Do board members sit or serve? (Kevin Monroe)

Speaking of expectations - and giving board members the respect they deserve - my friend, Kevin, reminds us that words matter. How do we discuss governance with our boards? How do they define and enact their responsibilities? How do we frame their work? How do we value that work? The next time you describe working with your board as a burden, think about that.

The power of a single board member (Nell Edgington)

The idea that one person can make a difference isn't a foreign concept in the nonprofit sector. This post reminds us, boards and individual members alike, that we have the responsibility and the power to make a difference in fulfilling our leadership commitments. We could expand upon the examples provided here, but it's a good starting point for a conversation about the importance of what board members are asked to contribute.

For business executives, serving on nonprofit boards is good for democracy (Alice Korngold)

 I'll close with Alice's powerful reminder that nonprofit service - nonprofit leadership - is a contribution to more than one organization's bottom line. It expands our understanding of critical community issues, and it builds skills and connections that transfer to other leadership settings.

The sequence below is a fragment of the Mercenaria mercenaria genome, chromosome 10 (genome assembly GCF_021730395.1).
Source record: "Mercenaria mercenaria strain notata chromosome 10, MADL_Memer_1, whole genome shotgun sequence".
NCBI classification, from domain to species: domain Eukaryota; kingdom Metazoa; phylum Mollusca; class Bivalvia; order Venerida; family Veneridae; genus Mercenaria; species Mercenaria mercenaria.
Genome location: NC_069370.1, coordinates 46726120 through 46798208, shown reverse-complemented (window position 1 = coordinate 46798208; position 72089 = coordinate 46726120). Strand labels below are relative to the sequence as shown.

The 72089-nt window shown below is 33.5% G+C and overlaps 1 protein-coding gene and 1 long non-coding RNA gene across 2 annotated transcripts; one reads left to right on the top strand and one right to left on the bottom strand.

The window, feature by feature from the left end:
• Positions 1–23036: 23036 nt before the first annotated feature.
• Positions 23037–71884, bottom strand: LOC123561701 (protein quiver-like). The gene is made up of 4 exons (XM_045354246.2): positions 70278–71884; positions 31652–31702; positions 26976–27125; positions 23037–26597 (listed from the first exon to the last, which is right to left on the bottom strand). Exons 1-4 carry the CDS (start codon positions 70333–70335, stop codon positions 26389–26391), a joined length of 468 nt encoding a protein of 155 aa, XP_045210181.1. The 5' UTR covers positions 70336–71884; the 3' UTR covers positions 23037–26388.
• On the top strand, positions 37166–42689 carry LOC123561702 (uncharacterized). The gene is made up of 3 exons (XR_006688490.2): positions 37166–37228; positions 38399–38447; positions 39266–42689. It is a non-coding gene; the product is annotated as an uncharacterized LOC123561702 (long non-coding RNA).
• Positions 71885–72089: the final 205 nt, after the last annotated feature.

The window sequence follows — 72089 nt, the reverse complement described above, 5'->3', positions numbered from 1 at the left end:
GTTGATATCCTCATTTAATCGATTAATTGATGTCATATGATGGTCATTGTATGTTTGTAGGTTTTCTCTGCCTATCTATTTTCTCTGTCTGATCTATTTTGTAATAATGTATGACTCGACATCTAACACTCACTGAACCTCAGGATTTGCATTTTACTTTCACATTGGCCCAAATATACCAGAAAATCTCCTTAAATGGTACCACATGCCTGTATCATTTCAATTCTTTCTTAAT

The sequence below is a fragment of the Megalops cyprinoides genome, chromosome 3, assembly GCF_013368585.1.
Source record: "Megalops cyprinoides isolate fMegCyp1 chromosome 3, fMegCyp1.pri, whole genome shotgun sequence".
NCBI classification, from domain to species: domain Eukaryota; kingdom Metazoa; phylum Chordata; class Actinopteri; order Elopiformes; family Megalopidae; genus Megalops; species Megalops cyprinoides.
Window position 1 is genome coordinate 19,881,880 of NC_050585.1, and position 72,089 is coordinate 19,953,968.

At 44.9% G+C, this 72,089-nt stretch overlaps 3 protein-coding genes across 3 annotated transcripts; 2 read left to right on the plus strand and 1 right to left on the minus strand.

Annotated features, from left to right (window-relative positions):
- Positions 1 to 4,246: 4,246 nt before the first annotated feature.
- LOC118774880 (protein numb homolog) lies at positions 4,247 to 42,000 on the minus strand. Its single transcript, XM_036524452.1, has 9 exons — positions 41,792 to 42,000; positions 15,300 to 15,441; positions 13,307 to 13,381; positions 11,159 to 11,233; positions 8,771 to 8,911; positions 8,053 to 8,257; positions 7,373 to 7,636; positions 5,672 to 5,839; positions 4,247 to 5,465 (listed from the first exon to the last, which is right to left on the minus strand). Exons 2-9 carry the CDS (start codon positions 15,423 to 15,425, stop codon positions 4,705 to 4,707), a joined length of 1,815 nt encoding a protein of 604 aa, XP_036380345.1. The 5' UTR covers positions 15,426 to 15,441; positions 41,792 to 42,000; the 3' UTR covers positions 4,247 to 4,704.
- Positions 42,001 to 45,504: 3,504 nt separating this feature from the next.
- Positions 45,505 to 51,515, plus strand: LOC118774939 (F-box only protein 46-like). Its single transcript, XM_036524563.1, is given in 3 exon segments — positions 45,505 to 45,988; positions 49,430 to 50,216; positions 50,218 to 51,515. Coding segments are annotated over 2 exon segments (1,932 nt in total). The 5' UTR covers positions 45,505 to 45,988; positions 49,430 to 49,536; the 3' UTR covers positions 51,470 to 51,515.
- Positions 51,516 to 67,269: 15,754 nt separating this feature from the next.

Thursday, November 22, 2012

Giving thanks for nonprofit boards

I tend to bristle at the all too common tendency to focus on the myriad ways in which nonprofit boards fail to live up to the expectations placed on them. As this day of thanks comes to a close, I'd rather focus on the many contributions that our volunteer leaders make to the health of our organizations and our communities.